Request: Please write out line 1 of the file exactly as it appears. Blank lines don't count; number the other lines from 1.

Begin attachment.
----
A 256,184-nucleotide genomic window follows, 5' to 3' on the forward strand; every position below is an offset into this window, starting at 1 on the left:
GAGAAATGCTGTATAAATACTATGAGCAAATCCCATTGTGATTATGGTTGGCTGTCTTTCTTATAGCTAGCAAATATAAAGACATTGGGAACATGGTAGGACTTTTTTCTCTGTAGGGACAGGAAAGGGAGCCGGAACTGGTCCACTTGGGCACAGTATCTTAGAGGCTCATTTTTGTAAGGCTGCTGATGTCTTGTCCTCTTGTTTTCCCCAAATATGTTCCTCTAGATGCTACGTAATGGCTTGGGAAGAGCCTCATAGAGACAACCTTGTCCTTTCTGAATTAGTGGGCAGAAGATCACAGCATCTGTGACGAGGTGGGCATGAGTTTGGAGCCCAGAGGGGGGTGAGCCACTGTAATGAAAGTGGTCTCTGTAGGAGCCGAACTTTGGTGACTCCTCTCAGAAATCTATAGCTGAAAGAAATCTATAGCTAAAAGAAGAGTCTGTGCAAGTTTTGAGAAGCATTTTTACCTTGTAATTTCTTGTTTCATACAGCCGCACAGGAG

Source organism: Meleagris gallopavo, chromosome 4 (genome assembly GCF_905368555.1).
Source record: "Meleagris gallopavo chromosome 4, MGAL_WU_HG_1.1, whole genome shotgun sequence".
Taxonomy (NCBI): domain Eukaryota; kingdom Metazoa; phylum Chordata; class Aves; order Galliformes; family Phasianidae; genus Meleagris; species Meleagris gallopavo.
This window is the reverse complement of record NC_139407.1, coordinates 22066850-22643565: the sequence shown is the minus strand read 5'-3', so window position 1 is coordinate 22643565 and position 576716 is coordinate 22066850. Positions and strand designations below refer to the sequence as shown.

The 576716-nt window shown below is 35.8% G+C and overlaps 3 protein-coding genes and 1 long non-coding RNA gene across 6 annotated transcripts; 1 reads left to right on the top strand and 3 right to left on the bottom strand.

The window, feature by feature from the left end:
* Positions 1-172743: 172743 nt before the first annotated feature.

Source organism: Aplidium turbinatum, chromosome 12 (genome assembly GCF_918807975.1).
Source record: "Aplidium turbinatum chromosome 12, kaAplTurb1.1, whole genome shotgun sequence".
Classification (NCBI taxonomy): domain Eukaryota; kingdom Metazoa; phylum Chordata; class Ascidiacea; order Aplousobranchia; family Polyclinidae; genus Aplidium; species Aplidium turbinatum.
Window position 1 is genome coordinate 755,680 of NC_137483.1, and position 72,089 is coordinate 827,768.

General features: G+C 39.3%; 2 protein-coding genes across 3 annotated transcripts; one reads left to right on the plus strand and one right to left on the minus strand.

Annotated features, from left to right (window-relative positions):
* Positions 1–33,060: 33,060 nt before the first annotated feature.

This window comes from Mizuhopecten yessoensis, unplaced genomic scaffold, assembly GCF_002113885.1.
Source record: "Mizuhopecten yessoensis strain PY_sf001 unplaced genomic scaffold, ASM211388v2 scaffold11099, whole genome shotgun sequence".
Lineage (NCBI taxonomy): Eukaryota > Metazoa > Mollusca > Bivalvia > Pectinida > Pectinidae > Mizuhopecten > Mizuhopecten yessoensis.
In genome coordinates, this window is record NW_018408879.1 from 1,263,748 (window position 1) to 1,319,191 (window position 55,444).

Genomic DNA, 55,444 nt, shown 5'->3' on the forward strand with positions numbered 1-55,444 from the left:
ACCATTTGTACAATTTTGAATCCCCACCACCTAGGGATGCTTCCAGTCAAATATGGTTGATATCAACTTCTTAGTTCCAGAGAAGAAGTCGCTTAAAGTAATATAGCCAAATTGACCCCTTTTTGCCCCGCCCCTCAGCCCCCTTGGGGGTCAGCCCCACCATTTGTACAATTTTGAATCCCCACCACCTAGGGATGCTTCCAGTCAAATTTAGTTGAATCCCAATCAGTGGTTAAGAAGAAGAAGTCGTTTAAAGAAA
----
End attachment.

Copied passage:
A 256,184-nucleotide genomic window follows, 5' to 3' on the forward strand; every position below is an offset into this window, starting at 1 on the left: